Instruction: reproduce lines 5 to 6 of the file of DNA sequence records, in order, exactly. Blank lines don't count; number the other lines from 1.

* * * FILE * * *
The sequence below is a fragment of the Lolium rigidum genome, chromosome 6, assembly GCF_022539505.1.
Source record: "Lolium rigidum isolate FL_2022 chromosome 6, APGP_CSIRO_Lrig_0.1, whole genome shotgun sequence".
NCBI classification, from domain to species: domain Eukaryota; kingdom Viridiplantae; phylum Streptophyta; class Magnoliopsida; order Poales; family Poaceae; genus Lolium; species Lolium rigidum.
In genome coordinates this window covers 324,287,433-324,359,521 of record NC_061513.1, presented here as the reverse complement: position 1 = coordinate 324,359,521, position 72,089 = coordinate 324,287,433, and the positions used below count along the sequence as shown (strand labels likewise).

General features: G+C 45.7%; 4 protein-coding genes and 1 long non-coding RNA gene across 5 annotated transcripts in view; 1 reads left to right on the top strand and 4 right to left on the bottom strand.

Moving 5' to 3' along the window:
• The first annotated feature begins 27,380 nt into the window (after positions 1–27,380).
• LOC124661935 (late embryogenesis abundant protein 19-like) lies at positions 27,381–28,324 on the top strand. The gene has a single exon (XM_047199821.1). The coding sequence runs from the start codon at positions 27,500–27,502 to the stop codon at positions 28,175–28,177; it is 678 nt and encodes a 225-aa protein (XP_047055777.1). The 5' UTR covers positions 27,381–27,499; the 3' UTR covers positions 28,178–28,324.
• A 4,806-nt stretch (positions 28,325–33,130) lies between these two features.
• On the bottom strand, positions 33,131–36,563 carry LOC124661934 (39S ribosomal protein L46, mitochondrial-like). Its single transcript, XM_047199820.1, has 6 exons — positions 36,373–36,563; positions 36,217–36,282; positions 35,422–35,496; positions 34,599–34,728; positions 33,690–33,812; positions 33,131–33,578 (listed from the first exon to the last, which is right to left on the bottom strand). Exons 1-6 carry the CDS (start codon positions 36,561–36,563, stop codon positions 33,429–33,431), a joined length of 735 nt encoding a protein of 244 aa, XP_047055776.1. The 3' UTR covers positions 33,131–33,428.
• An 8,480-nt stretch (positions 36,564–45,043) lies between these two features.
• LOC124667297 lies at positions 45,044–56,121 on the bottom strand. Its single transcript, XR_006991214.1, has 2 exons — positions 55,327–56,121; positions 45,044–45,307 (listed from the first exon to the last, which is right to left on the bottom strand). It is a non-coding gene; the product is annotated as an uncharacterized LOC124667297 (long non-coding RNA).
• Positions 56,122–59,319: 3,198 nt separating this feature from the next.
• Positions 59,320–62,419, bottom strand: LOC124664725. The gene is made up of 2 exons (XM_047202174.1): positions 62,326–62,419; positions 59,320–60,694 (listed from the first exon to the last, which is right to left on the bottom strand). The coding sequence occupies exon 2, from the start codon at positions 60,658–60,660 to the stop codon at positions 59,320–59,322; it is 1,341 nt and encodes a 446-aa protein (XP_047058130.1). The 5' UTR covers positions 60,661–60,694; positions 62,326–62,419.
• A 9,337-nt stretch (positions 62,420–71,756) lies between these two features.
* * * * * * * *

General features: G+C 45.7%; 4 protein-coding genes and 1 long non-coding RNA gene across 5 annotated transcripts in view; 1 reads left to right on the top strand and 4 right to left on the bottom strand.

Moving 5' to 3' along the window: